Repentance is the act of turning from sin and returning to God by trusting in Jesus Christ who is the perfect worshiper.

In his condemnation of idolatry, Paul predicted the same lifestyle this man was living (Romans 1:25-28). Those who fail to worship God their Creator worship that which is created. This can be any created person or thing, but is often the worship of the self and sex. Why? Because, of all the things God made, the human body is the apex of God’s creative work (Genesis 1:21). This fact makes its passions and pleasures the most likely candidate for idolatrous false worship. In our age, this includes an addiction to beauty, pornography, sexual sin, drunkenness, drug abuse, people-pleasing, fear of man, and gluttony as Paul said, since for some people, their god is their stomach.

For this man, the real issue was he was worshiping the created body rather than the Creator God. He was breaking both the first and second commandments, which led to his breaking the seventh.

Your “perfect” home as an idol

Upon entering the home of an understandably tired young mother, she lamented that her house was not tidy. She also described how she had prayed to Jesus for the kids to be more organized and clean, but Jesus was of no help at all. As I looked around the house, it actually seemed quite clean and tidy for being occupied by young children. There were a few toys out on the floor, but that was about it. Later in our visit, she actually said, “Everything is perfect until the kids wreck it.”

Her home had become her idol. Whenever her children left a toy out or spilled their juice, they were not merely sinning or making a mistake. To her, they were ruining her life and vandalizing her perfect, heavenly home. Or, to say it another way, they were not worshiping her idol. So, she prayed to Jesus, asking him to turn her children into idol worshipers who never left anything out or made a mess. Her frustration with Jesus was that he did not respect her dominion in her home/kingdom and was refusing to submit to her rule and serve her idol.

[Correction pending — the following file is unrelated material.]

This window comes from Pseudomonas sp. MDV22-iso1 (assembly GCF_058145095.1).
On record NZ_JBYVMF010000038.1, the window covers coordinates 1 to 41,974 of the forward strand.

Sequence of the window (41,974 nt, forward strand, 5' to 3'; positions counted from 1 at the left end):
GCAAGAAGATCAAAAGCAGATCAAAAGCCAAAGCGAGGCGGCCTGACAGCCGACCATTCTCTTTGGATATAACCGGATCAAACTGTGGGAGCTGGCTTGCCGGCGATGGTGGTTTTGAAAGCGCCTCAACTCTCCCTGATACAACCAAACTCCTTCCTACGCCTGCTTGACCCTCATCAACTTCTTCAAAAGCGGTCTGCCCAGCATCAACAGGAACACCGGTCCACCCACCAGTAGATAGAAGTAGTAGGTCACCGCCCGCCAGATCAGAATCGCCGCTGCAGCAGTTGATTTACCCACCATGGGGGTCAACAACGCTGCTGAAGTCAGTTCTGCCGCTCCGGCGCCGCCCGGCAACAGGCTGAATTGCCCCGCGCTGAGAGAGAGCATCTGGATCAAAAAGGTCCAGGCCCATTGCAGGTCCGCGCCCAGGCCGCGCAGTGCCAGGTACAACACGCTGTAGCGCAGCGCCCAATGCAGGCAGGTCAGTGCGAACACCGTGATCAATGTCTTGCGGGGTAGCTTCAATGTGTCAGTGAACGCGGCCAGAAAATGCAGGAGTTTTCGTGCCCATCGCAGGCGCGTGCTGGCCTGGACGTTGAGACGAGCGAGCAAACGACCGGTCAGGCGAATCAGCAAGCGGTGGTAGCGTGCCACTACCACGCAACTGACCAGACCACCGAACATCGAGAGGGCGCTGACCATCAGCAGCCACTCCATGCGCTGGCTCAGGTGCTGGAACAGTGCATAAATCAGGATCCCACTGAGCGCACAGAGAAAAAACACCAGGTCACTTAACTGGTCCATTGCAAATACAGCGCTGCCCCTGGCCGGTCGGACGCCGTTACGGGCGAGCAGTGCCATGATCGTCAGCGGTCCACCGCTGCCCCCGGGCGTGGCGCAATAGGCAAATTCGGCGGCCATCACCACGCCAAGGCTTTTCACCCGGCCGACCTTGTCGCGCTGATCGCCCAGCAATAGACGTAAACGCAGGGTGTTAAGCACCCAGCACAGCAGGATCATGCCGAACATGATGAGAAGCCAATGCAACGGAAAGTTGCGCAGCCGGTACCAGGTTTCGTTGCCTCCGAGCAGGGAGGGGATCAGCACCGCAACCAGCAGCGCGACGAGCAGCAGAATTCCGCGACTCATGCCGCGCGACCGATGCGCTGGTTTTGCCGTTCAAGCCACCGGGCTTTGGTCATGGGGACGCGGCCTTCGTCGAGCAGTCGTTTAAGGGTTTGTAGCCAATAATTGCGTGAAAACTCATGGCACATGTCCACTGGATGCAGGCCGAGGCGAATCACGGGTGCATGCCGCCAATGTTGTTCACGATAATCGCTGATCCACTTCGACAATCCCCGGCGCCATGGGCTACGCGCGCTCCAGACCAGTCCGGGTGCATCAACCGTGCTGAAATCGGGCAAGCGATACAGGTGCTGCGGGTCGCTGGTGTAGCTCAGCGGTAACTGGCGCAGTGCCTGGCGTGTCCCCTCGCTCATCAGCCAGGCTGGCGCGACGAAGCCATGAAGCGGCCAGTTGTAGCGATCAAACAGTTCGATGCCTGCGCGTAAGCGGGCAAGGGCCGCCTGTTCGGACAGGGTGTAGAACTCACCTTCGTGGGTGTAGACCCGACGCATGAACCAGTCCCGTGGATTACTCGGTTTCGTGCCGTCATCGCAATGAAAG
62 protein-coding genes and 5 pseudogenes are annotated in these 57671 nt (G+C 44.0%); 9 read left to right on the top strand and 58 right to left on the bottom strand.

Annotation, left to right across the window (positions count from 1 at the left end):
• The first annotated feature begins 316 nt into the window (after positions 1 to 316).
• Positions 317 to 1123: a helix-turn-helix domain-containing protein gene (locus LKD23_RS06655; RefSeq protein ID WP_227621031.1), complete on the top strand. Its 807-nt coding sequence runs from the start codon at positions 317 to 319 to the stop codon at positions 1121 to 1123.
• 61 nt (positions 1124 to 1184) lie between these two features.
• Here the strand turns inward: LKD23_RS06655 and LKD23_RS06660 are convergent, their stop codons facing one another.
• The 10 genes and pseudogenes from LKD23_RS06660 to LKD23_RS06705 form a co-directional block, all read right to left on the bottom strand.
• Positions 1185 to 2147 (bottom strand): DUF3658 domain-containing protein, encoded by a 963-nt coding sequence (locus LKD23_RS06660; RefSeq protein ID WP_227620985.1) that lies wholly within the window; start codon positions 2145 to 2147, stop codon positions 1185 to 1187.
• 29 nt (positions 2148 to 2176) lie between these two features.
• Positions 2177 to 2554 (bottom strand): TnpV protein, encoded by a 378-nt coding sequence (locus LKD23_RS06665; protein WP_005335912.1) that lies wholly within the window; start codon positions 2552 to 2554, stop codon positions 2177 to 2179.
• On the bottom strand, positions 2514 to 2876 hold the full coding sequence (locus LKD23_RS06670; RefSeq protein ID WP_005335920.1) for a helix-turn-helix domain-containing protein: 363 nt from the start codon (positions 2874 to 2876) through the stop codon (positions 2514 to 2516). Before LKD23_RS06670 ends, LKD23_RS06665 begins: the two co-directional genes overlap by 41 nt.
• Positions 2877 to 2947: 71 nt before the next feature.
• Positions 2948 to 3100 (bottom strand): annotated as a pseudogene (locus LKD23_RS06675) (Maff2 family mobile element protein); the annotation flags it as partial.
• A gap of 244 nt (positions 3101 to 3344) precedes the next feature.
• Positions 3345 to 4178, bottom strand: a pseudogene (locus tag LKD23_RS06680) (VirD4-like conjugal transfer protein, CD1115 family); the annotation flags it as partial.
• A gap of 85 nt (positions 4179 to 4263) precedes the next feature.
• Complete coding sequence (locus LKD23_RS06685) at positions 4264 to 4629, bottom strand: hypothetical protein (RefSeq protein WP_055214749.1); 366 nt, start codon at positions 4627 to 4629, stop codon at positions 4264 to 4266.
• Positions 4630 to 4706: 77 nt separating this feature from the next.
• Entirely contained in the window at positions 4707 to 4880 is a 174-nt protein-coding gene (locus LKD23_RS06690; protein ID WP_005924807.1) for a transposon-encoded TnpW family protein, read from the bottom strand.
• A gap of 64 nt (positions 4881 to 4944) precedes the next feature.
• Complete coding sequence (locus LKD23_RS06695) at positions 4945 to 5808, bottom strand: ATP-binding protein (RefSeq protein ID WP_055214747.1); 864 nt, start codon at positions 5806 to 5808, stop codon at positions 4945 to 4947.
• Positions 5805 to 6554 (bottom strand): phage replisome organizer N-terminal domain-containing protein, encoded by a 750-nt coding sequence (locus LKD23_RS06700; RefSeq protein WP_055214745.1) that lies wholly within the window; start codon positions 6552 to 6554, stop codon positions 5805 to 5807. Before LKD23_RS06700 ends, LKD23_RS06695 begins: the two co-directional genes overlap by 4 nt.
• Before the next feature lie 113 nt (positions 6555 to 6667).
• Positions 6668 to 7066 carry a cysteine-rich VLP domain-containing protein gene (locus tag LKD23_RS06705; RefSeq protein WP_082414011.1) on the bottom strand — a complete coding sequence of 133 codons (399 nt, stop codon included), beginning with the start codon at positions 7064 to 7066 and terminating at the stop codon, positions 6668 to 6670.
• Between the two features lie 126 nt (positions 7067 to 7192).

Furthermore, she was making her own children miserable, with the exception of one daughter who labored to keep the house clean like her mom and berated her siblings; she was turning into a second-generation, self-righteous idol worshiper. Making matters worse, when dad got home from work, he would grab a beer, sit in his chair, watch his television, and tune out his wife and children, ignoring what was going on in the home. His idol was comfort, and his beer, chair, and flat-screen television were his functional saviors. Saviors he preferred worshiping over Jesus, who wanted him to apply the gospel to himself, his wife, and their children so they could each smash their idols and live as worshipers of God alone; waiting for the day when they get to enjoy the perfect home Jesus is preparing for us.

The human heart is an idol factory

The examples are endless because, as John Calvin rightly said, the human heart is an idol factory. Thankfully, as we seek and smash our idols by the grace of God, our lives are transformed into acts of worship to God’s glory, our joy, and others’ good as we enjoy and steward created things without deifying them, and love people rather than using them.

Adapted from Doctrine: What Christians Should Believe by Mark Driscoll & Gerry Breshears